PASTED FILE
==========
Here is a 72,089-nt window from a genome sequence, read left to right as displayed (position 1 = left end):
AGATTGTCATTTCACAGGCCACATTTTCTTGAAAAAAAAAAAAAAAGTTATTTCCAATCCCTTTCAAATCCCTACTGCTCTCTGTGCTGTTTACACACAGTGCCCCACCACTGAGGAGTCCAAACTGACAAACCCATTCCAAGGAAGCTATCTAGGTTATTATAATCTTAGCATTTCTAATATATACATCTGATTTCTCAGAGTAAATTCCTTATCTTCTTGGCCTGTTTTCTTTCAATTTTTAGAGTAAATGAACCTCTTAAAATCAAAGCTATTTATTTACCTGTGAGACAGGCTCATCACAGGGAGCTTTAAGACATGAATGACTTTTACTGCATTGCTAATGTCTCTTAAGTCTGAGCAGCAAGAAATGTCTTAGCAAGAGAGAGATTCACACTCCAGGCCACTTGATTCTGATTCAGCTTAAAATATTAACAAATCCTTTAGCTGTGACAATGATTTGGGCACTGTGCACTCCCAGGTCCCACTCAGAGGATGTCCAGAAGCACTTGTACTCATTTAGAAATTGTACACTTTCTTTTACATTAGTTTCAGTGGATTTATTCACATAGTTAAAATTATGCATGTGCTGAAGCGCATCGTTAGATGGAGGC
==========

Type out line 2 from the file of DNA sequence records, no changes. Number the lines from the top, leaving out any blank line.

AGATTGTCATTTCACAGGCCACATTTTCTTGAAAAAAAAAAAAAAAGTTATTTCCAATCCCTTTCAAATCCCTACTGCTCTCTGTGCTGTTTACACACAGTGCCCCACCACTGAGGAGTCCAAACTGACAAACCCATTCCAAGGAAGCTATCTAGGTTATTATAATCTTAGCATTTCTAATATATACATCTGATTTCTCAGAGTAAATTCCTTATCTTCTTGGCCTGTTTTCTTTCAATTTTTAGAGTAAATGAACCTCTTAAAATCAAAGCTATTTATTTACCTGTGAGACAGGCTCATCACAGGGAGCTTTAAGACATGAATGACTTTTACTGCATTGCTAATGTCTCTTAAGTCTGAGCAGCAAGAAATGTCTTAGCAAGAGAGAGATTCACACTCCAGGCCACTTGATTCTGATTCAGCTTAAAATATTAACAAATCCTTTAGCTGTGACAATGATTTGGGCACTGTGCACTCCCAGGTCCCACTCAGAGGATGTCCAGAAGCACTTGTACTCATTTAGAAATTGTACACTTTCTTTTACATTAGTTTCAGTGGATTTATTCACATAGTTAAAATTATGCATGTGCTGAAGCGCATCGTTAGATGGAGGC